Information about Saquinavir
Saquinavir is used in the treatment of HIV infection.
How saquinavir works
Saquinavir is antiviral medication. It prevents the multiplication of HIV virus in human cells. Thus stops the HIV virus from producing new viruses.
Common side effects of saquinavir
Rash, Headache, Dizziness, Vomiting, Crystals in urine, Nausea, Abdominal pain, Dyspepsia, Paresthesia (tingling or pricking sensation), Throat pain, Increased liver enzymes, Diarrhoea, Peripheral neuropathy (tingling and numbness of feet and hand), Blood in urine, Cough, Altered taste, Increased cholesterol level in blood, Increased triglyceride level in blood, Protein in urine
Available Medicine for Saquinavir
- ₹3086Cipla Ltd1 variant(s)
- ₹500Hetero Drugs Ltd1 variant(s)
Expert advice for Saquinavir
- Consult your doctor about taking the medication if you had a history of abnormal heart rhythms (arrhythmias), diarrhea, allergies, liver diseases like hepatitis A or B, symptoms of inflammation from previous infections due to HIV, autoimmune disorders, redistribution or accumulation or loss of body fat, stiffness or aches or pains in joints, weakness or pain or tenderness in muscles.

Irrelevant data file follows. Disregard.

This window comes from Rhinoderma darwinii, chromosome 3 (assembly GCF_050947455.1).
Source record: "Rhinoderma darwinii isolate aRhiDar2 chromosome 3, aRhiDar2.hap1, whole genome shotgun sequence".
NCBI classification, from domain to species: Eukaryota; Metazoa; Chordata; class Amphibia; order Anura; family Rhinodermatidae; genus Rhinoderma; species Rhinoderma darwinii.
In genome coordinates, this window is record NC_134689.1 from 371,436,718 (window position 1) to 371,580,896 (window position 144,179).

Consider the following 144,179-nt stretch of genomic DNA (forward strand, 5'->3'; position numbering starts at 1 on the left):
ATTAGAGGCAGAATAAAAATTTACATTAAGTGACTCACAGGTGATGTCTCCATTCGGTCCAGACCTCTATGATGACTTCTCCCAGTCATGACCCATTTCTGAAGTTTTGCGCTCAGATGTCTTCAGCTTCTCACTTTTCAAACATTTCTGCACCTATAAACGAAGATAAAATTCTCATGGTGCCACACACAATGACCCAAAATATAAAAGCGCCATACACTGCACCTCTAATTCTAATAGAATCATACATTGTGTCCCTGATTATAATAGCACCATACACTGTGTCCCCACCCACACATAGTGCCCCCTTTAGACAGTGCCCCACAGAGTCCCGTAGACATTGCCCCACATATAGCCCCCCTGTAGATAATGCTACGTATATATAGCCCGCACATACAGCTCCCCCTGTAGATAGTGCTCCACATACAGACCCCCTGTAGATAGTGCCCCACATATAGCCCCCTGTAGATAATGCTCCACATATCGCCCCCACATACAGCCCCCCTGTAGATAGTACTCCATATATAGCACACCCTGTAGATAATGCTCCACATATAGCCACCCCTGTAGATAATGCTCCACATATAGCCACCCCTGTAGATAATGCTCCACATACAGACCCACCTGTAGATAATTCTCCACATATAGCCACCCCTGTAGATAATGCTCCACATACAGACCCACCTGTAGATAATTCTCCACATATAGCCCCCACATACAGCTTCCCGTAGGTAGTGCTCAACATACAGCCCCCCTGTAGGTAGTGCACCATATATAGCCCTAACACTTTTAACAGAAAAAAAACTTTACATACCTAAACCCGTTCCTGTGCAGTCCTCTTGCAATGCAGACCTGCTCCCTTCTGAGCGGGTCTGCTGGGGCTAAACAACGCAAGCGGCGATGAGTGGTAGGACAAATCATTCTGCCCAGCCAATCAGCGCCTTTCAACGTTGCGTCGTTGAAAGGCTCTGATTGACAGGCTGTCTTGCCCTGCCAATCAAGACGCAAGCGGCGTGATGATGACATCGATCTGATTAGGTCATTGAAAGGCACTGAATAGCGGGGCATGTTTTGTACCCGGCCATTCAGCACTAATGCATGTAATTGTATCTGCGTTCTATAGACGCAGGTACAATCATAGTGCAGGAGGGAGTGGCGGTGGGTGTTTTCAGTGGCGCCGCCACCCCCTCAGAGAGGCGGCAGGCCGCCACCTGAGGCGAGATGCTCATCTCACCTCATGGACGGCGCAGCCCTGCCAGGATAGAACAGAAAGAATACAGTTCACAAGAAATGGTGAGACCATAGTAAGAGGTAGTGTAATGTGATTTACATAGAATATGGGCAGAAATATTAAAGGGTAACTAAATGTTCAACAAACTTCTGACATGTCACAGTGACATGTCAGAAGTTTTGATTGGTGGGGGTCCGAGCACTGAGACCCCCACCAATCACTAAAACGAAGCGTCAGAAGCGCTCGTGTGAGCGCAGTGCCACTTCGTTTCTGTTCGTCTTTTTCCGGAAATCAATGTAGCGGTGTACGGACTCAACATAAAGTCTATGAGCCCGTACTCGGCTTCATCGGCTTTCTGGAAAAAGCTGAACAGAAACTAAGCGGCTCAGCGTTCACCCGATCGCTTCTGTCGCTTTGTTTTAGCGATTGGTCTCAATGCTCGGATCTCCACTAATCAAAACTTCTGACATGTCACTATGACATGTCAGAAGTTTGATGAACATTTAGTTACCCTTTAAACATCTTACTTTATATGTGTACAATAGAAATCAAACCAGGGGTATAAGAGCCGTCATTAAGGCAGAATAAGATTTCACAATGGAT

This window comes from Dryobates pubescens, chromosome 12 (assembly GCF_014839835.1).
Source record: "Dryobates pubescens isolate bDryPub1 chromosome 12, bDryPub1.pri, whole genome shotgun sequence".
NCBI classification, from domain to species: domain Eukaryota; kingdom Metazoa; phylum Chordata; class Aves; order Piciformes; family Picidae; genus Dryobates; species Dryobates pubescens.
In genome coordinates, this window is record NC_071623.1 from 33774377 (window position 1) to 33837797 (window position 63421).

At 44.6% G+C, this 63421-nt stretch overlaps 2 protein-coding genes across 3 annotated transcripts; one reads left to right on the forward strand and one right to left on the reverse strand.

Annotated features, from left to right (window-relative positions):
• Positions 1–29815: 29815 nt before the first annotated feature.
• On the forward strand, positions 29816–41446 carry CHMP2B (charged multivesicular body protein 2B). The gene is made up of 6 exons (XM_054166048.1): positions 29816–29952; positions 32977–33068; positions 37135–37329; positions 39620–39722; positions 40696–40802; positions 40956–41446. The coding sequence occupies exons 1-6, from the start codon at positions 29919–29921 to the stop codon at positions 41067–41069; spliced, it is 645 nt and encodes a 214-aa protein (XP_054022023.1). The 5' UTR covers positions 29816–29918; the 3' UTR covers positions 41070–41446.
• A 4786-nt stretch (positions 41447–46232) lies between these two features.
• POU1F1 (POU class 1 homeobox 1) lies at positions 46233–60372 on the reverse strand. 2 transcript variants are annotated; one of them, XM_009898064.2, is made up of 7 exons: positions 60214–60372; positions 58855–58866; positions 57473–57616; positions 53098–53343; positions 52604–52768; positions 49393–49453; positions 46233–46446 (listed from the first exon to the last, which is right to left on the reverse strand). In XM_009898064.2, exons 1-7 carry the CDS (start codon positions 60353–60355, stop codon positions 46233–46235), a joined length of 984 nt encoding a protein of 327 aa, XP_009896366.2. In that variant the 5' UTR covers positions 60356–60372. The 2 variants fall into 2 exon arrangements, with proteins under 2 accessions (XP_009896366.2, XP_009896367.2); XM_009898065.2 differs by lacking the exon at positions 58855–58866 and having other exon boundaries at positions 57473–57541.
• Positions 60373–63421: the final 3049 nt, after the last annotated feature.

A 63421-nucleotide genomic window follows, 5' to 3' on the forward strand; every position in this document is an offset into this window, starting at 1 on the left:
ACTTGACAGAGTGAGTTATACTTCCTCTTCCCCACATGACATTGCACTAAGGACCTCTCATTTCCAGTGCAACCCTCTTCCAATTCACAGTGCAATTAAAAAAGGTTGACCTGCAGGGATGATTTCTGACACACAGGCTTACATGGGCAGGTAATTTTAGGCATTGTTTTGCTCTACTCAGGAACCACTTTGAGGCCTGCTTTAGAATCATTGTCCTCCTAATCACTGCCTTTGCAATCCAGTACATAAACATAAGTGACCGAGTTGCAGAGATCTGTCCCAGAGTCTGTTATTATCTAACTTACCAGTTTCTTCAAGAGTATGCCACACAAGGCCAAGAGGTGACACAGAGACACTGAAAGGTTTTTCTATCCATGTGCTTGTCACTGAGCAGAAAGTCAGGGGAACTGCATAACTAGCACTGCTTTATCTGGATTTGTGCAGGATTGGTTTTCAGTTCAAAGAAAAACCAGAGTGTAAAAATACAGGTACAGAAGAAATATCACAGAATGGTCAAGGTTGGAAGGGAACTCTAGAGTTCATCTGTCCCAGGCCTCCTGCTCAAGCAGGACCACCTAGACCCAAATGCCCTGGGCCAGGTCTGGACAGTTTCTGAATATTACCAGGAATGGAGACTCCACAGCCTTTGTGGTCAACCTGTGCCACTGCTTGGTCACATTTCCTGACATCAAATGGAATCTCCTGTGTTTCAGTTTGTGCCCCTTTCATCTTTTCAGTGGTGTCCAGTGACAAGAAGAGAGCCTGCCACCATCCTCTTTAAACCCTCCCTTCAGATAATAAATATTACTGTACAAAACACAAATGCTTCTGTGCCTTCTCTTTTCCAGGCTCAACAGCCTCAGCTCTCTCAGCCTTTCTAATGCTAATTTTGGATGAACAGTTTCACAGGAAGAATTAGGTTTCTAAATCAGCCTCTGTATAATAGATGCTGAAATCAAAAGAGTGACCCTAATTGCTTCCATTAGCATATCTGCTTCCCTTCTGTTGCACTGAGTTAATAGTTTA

- Take necessary precautions to prevent the spread of HIV to others.
- If you are on therapy it is important to use effective non-hormonal method of contraception or condom so that a pregnancy can be avoided.
- Do not drive or operate machinery as saquinavir/ritonavir can cause dizziness or sleepiness or problems with vision.
- Use of saquinavir is not recommended in children.
Frequently asked questions for Saquinavir
Q. Is Saquinavir hydrophobic or hydrophilic?
Saquinavir is hydrophobic in nature. It is not hydrophilic
Q. What class does Saquinavir belong to?
Saquinavir belongs to a class called protease inhibitors
Q. What is Saquinavir used for and how does it work?
Saquinavir is used along with other medication for treating human immunodeficiency virus (HIV) infection. It does not completely cure HIV or AIDS. Saquinavir belongs to a class of medication called protease inhibitors. It prevents HIV from multiplying inside the body.